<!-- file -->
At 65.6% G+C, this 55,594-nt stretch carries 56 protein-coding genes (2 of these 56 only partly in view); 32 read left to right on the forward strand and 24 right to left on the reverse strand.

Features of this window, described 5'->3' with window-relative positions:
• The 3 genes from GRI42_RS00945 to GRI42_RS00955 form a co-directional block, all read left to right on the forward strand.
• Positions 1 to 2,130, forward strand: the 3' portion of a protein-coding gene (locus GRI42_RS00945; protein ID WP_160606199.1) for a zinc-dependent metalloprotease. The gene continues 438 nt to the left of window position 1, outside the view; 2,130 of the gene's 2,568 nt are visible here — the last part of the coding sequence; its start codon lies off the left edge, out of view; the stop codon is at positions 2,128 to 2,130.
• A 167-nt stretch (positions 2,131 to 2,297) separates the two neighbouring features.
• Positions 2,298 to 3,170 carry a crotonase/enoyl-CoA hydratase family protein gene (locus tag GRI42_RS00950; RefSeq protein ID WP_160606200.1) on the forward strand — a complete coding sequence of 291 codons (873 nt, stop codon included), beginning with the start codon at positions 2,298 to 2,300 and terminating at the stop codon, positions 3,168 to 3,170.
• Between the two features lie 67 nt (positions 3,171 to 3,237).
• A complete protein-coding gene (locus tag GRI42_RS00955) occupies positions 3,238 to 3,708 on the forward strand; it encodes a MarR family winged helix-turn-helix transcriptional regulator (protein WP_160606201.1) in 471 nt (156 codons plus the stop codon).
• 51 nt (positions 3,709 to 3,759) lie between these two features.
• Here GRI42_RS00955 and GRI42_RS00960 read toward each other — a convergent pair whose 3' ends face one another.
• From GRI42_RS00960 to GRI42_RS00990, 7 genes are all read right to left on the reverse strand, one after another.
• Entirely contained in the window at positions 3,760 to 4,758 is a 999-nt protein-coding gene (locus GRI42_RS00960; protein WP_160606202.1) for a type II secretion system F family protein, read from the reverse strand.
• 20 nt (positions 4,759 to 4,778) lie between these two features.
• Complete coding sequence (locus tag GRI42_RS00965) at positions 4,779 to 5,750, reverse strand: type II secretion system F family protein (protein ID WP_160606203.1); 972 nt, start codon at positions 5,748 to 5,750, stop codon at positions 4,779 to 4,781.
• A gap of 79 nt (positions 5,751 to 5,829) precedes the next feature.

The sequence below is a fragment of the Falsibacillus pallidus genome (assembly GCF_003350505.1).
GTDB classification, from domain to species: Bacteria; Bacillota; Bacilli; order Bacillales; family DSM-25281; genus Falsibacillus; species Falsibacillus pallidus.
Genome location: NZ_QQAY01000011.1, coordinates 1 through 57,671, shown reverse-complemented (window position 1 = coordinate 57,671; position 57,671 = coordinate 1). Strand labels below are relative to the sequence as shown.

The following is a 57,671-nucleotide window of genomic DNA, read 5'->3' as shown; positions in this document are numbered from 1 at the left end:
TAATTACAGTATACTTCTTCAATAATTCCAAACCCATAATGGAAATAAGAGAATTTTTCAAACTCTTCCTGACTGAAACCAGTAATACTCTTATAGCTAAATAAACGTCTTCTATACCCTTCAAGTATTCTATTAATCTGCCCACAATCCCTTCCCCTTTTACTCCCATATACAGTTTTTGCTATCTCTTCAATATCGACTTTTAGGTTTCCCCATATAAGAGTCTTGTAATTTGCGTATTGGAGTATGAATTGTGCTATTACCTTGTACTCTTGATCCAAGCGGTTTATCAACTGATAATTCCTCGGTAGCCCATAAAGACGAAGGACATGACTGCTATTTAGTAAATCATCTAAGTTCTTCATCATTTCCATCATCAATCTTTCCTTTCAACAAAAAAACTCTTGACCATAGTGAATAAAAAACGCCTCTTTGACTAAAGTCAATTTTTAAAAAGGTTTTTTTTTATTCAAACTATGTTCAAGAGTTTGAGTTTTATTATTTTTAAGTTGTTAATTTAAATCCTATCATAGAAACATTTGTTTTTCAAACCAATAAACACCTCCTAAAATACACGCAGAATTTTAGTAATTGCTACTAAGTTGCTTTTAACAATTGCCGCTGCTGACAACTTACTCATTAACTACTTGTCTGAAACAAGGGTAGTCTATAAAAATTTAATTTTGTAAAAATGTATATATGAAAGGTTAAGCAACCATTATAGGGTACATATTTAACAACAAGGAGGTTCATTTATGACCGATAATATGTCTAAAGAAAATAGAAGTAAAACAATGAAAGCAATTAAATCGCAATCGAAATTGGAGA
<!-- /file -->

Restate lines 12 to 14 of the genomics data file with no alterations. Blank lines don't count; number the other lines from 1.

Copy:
• Entirely contained in the window at positions 3,760 to 4,758 is a 999-nt protein-coding gene (locus GRI42_RS00960; protein WP_160606202.1) for a type II secretion system F family protein, read from the reverse strand.
• 20 nt (positions 4,759 to 4,778) lie between these two features.
• Complete coding sequence (locus tag GRI42_RS00965) at positions 4,779 to 5,750, reverse strand: type II secretion system F family protein (protein ID WP_160606203.1); 972 nt, start codon at positions 5,748 to 5,750, stop codon at positions 4,779 to 4,781.